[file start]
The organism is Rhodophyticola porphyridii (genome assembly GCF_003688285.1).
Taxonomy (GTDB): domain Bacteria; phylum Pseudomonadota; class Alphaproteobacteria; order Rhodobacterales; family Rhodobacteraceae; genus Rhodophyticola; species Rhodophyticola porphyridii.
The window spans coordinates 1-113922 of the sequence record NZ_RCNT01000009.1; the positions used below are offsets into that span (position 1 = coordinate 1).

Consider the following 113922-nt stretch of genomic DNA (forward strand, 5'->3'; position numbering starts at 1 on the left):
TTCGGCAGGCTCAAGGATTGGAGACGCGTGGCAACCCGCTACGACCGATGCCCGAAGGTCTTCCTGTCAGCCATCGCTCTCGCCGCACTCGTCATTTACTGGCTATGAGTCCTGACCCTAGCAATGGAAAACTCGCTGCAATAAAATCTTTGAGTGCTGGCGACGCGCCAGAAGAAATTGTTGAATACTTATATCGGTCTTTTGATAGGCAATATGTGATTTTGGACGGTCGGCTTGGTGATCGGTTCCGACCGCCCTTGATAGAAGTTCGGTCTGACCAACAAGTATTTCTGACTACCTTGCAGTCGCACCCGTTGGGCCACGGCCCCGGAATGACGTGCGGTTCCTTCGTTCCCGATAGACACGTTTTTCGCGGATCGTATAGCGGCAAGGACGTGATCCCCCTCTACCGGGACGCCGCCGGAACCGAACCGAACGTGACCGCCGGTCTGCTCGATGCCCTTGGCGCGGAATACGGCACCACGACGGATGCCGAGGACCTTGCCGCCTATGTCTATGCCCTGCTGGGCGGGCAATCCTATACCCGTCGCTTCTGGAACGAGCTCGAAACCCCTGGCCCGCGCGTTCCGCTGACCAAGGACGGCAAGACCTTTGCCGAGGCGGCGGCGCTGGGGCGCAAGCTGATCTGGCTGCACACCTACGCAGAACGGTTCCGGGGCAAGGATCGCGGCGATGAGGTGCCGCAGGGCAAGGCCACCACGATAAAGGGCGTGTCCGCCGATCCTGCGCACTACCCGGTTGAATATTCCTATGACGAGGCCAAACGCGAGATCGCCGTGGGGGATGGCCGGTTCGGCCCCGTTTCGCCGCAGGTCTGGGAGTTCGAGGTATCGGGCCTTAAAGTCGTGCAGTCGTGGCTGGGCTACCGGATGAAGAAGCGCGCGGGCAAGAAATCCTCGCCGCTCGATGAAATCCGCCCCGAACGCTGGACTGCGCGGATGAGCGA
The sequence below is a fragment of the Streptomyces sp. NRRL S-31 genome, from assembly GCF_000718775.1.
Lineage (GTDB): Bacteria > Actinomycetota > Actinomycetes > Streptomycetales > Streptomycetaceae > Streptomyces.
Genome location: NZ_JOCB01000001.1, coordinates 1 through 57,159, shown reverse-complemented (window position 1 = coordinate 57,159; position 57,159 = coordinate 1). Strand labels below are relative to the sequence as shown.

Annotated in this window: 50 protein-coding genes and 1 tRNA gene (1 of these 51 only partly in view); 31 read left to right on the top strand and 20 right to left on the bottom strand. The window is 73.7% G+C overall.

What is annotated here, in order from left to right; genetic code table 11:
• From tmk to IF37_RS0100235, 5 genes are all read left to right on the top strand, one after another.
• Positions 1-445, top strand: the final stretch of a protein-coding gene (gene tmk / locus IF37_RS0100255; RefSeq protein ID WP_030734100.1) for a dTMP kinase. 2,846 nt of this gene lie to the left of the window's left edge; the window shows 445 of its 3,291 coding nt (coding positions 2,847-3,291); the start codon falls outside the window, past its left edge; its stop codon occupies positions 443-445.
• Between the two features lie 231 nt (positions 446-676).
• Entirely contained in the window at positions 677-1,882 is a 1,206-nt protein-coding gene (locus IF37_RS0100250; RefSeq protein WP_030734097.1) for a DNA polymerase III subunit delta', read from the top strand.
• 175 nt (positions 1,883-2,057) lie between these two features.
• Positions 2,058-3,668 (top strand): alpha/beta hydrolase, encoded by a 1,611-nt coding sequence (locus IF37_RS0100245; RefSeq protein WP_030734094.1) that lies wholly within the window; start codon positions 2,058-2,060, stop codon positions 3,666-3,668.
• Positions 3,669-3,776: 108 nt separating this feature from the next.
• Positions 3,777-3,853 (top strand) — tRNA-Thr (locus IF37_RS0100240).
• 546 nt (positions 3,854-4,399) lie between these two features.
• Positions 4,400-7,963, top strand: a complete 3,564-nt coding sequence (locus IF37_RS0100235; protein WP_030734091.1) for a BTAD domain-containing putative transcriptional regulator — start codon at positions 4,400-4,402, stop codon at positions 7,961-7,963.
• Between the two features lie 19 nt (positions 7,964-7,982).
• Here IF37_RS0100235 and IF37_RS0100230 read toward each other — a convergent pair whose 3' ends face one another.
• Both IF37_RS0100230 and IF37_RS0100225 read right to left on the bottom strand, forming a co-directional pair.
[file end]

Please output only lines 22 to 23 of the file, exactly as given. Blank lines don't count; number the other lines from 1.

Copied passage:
• Here IF37_RS0100235 and IF37_RS0100230 read toward each other — a convergent pair whose 3' ends face one another.
• Both IF37_RS0100230 and IF37_RS0100225 read right to left on the bottom strand, forming a co-directional pair.